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PetaJakarta turns tweets into flood alerts Who did the research? SMART Infrastructure Facility, University of Wollongong, in collaboration with BPBD DKI Jakarta (Jakarta Emergency Management Agency) and Twitter Inc. The project was also supported by ANDS, DMInnovation, World Vision and University of Wollongong’s Global Challenges Program.

What is the project about? PetaJakarta is an online platform transforming resident tweets into real-time flood data. The project is successfully monitoring flood risk in Jakarta, the Indonesian capital, supporting rescue operations in a city routinely troubled by monsoons. By monitoring Twitter for mentions of the word ‘banjir’ (flood), PetaJakarta pinpoints and maps confirmed locations of rising waters,

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creating a visual representation of affected areas. This is then used to better manage crisis and recovery operations in the city.

What is the real-life data impact? When major floods hit Jakarta in 2015, they sparked more than 100,000 flood-related Twitter conversations in the city – each of them picked up by PetaJakarta. The real-time flood maps it created were used by emergency services to speed up response times and communicate with residents. Citizens of Jakarta can also use the system directly to see affected areas and plan transport routes. The project has been widely commended for its success, including by the Open Data Institute and the International Federation of Red Cross and Red Crescent Societies.

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The real-time flood maps it created were used by emergency services to speed up response times and communicate with residents.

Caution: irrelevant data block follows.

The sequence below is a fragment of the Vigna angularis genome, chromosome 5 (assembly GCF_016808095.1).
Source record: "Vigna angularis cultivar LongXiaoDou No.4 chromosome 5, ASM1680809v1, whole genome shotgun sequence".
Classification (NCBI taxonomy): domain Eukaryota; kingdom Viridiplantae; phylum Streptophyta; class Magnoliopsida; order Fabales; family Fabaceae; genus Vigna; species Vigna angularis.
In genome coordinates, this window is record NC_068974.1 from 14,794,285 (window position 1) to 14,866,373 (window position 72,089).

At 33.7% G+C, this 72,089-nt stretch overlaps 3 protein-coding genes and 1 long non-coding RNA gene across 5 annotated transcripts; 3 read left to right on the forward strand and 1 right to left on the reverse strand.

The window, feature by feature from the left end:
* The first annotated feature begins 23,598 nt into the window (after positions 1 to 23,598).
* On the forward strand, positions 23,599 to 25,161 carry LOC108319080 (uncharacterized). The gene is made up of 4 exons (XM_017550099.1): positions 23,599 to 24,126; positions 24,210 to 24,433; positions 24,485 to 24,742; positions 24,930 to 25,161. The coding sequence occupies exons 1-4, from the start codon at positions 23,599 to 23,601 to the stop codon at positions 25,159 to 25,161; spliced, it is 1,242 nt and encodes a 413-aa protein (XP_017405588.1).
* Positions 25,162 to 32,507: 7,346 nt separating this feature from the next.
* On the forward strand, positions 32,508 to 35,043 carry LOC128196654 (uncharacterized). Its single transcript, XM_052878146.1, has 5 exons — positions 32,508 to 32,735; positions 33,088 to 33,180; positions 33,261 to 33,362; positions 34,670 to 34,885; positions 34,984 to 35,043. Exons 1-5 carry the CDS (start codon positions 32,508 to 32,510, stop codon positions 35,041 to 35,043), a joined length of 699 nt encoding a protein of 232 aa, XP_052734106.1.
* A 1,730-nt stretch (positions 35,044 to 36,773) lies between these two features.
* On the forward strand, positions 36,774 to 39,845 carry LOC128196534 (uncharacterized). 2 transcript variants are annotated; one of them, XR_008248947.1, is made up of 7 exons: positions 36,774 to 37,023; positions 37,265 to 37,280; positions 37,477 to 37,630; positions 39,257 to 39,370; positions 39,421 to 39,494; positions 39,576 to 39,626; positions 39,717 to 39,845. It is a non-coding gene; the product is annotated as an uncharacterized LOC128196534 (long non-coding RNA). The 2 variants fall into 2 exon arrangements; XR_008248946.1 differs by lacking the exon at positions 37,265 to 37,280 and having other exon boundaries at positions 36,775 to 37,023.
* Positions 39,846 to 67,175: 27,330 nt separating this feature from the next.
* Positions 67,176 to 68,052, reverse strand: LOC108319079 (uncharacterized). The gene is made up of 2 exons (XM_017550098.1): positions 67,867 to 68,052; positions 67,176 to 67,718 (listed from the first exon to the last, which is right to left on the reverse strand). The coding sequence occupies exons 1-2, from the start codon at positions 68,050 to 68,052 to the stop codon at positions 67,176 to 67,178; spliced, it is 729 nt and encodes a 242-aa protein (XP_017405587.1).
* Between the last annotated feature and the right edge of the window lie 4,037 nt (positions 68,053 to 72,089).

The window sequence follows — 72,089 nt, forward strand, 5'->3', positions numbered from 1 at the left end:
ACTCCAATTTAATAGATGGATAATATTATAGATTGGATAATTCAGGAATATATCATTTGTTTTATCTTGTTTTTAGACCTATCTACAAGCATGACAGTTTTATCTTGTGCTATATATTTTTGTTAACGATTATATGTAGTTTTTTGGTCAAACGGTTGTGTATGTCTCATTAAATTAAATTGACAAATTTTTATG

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Mapping the impact of climate change on Australian wildlife Who did the research? The Centre for Tropical Biodiversity and Climate Change (CTBCC) at James Cook University (JCU), funded by the National Climate Change Adaptation Research Facility.

What is the project about? Scientists from CTBCC have mapped the entire Australian continent to find the areas that will best support wildlife 70 years from now. The researchers considered multiple global climate change models across eight decades to estimate the future vulnerability of more than 1700 species. More than 20 terabytes of information was generated by the research, which was stored on the JCU Tropical Data Hub and supported by ANDS.

Sharing of data was made possible through the AARNet and RDSI (now RDS) nodes in Townsville and Brisbane. Nectar’s Australian Research Cloud enabled collaboration and expansion of the research. The data has been made freely available, enabling its reuse by researchers and climate experts globally.

What is the real-life data impact? The research revealed that much of Australia would suffer dramatic species losses in the future. However some parts would be less affected by climate change, retaining a greater potential to sustain native animals. Queensland’s Department of Environment and Heritage Protection (EHP) used the research to publish a heat map of climate change-resilient areas for vertebrates, informing the state’s environmental planning including possible extensions to wildlife reserves.

The research revealed that much of Australia would suffer dramatic species losses in the future. However some parts would be less affected by climate change, retaining a greater potential to sustain native animals.

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HILDA survey shapes policy on tax and jobs Who did the research?

What is the real-life data impact?

The Melbourne Institute at the University of Melbourne, funded by the Australian Government.

The HILDA Survey is known as one of the best panel surveys in the world, collecting a broad range of high quality economic and social research data about Australian lives.